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Canton, Georgia identity fraud scheme exposes fragile security of credit cards

Oct 19, 2011 Matt Roesly

Canton, Georgia identity fraud scheme exposes fragile security of credit cards
In Canton, Georgia, local and federal authorities arrested two men on charges of an identity theft ring, CherokeeTribune.com reports.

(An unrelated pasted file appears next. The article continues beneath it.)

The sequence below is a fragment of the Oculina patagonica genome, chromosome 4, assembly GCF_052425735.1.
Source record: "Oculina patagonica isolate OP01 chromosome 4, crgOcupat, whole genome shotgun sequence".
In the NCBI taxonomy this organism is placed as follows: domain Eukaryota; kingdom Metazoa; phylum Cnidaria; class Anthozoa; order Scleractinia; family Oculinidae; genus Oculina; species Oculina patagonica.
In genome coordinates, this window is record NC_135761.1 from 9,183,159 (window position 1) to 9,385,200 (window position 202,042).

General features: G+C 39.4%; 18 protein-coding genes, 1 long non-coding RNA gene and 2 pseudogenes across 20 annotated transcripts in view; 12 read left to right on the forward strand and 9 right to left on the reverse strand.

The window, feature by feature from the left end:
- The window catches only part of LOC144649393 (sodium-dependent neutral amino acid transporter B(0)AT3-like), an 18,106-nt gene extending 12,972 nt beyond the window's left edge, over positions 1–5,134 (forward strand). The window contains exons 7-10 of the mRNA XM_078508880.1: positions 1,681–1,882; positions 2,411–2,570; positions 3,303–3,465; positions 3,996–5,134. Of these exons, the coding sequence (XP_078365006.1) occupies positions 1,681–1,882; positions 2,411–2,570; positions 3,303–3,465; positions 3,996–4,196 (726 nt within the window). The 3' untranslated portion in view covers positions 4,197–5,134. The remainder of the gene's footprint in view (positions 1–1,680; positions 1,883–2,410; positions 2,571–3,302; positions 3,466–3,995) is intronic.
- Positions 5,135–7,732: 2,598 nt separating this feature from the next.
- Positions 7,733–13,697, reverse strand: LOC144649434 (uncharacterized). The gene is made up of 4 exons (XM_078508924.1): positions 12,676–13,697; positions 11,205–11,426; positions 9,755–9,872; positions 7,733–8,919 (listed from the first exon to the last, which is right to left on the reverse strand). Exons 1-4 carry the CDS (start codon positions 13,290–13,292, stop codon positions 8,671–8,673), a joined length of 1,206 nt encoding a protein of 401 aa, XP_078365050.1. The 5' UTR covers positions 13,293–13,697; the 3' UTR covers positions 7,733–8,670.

Robert Smith, 46, and Robert Hill, 49, were allegedly involved in an identity theft scheme that lasted more than 15 years and cost victims across the United States approximately $9 million. Authorities began investigating the two in February of 2010 when a resident reported that credit cards were being made in their name without consent. The investigation revealed that over 8,000 identities were stolen, and with fake driver's licenses, the two defendants were opening credit card accounts from stores such as Best Buy, Target, Wal-Mart, Home Depot and Lowes, the news source states. The penetration of smart cards and eWallets has significantly lowered the occurrence of identity theft and credit card fraud in Europe. In fact, the first year that France implemented the use of smart cards during 1992, fraud losses dropped by 50 percent and card counterfeiting fell 76 percent, according to Consumer reports. However, in the United States, this technology is only set to hit the Visa market by 2015, according to the credit card company.